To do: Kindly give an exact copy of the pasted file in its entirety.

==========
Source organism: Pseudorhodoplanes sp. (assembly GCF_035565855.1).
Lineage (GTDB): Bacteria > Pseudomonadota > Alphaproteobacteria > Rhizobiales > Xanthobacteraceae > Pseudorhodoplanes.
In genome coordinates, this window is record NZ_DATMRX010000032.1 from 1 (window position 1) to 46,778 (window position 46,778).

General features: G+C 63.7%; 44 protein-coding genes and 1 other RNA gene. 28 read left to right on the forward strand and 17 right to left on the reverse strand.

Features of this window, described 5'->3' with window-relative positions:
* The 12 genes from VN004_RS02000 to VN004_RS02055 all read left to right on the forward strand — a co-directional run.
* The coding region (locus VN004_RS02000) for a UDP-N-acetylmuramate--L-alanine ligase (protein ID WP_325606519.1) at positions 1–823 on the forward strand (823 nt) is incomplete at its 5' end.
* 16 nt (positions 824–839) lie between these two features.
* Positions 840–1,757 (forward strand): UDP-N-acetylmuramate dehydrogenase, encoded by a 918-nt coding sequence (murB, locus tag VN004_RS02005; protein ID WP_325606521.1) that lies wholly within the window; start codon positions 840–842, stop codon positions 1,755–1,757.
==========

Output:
Source organism: Pseudorhodoplanes sp. (assembly GCF_035565855.1).
Lineage (GTDB): Bacteria > Pseudomonadota > Alphaproteobacteria > Rhizobiales > Xanthobacteraceae > Pseudorhodoplanes.
In genome coordinates, this window is record NZ_DATMRX010000032.1 from 1 (window position 1) to 46,778 (window position 46,778).

General features: G+C 63.7%; 44 protein-coding genes and 1 other RNA gene. 28 read left to right on the forward strand and 17 right to left on the reverse strand.

Features of this window, described 5'->3' with window-relative positions:
* The 12 genes from VN004_RS02000 to VN004_RS02055 all read left to right on the forward strand — a co-directional run.
* The coding region (locus VN004_RS02000) for a UDP-N-acetylmuramate--L-alanine ligase (protein ID WP_325606519.1) at positions 1–823 on the forward strand (823 nt) is incomplete at its 5' end.
* 16 nt (positions 824–839) lie between these two features.
* Positions 840–1,757 (forward strand): UDP-N-acetylmuramate dehydrogenase, encoded by a 918-nt coding sequence (murB, locus tag VN004_RS02005; protein ID WP_325606521.1) that lies wholly within the window; start codon positions 840–842, stop codon positions 1,755–1,757.